Poverty & Child Development
Living in poverty can be an unending cycle. Being educated is probably the best way out, but children who live in poverty have a more difficult time in school. This is what professors Patrice L. Engle and Maureen M. Black concluded in a paper they wrote, “The Effect of Poverty on Child Development and Educational Outcomes.” Engle is a professor in the department of psychology and child development at California Polytechnic State University in San Luis Obispo, and Black is a professor at the University of Maryland School of Medicine 12,
Poverty affects a child’s ability to learn, beginning at 2 years and continuing through high school, according to Engle and Black. Children from low-income homes tend to be underexposed to stimulating educational experiences, and low-income parents generally do not read to their children as much as well-off parents do. When a child is not ready to enter school, he is behind from the start. If that child does not catch up soon, this gap widens as he moves through the grades. A child who struggles in school is more likely to drop out before graduation than a kid who does well. Landing a high-paying job is unlikely for a dropout, and so the poverty cycle continues.
The parenting style of low-income families tends to be authoritarian or neglectful, partly because of the stress of being poor. Authoritarian parents tend to order their children around without explaining why. In addition, neglectful parents let their kids fend for themselves. Neither style is conducive to producing an emotionally healthy child with high self-esteem who feels loved and nurtured. Such a child might act out by behaving badly in the home and at school. Behavior problems could also lead to a child choosing friends with similar problems. Teenage pregnancy is also higher among low-income families.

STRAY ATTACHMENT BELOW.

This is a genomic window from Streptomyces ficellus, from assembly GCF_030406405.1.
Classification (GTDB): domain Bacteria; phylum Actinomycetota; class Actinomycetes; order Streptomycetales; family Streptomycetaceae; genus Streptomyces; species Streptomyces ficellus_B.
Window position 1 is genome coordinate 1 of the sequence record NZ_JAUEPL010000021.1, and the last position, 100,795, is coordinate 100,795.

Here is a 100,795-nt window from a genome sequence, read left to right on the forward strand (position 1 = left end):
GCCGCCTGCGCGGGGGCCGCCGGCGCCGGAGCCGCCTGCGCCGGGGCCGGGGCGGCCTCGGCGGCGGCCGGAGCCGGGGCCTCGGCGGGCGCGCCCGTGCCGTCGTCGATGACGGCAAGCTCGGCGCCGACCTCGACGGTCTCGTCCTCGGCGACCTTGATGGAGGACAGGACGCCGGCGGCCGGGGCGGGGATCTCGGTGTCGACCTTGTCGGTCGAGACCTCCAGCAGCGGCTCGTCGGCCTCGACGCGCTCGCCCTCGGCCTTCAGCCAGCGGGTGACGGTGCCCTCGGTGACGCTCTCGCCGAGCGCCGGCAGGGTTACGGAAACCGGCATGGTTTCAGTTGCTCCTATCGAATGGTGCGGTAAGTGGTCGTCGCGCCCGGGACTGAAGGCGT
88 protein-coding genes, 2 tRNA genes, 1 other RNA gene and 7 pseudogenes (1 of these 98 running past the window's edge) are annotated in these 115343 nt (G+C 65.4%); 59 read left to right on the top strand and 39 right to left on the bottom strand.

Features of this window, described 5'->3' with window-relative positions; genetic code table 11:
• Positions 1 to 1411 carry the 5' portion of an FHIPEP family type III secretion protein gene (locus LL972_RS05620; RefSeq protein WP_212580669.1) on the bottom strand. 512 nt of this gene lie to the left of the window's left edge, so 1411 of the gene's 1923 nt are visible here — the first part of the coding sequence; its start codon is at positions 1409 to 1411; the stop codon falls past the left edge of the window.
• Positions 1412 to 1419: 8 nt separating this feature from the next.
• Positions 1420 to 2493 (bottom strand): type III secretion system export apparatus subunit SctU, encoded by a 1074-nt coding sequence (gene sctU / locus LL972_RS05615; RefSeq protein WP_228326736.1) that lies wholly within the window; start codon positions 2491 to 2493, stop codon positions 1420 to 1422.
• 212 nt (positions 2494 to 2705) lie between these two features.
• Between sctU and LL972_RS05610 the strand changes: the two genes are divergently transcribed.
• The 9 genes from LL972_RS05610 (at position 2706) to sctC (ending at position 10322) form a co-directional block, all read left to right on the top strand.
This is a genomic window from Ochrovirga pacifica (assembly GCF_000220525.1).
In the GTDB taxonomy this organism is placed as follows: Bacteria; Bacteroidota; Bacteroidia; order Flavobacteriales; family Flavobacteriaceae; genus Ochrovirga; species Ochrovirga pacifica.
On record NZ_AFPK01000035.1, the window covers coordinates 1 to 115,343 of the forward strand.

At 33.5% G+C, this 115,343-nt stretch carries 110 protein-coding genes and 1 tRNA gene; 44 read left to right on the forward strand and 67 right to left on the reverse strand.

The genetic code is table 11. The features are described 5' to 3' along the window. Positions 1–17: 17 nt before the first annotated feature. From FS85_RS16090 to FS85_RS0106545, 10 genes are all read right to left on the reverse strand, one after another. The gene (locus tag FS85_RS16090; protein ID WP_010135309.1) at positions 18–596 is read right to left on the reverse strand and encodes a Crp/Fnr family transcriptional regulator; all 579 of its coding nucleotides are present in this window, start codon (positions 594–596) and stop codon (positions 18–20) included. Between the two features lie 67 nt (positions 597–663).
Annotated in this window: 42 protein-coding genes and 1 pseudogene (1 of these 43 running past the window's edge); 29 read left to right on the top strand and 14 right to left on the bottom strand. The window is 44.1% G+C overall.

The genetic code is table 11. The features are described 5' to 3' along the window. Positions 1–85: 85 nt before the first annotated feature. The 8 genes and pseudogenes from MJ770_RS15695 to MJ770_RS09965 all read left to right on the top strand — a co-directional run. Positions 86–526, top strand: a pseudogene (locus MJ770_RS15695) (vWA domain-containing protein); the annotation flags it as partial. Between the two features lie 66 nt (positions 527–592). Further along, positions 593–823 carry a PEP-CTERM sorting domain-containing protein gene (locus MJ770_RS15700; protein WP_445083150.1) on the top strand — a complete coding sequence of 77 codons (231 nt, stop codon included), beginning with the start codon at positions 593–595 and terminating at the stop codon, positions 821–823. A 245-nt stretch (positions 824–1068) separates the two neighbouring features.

Clyde Hertzman, professor at the University of British Columbia’s School of Population and Public Health, stated in “The Globe and Mail” that an infant's brain adapts to the environment in which he lives. So if a child lives in a stressful, chaotic place, the brain needs to be on alert to distractions that could mean danger. The brain becomes less able to concentrate and focus on higher-level thinking, which is required for math, reading and problem solving. Hertzman also stated that a stressful, chaotic environment could play a role in a child developing attention deficit hyperactivity disorder.
Being poor is not good for a child’s health. Low-income mothers have an increased chance of having low birth weight babies who might die in the first month of life, according to the Child Trends Research Brief. There might not be enough food generally, or not enough nutritious food in the home, which could result in stunted growth. Ironically, obesity is also a problem for low-income children, usually because they are not eating the right types of food. This poor start in life could lead to chronic health problems as children grow up, such as anemia and asthma.
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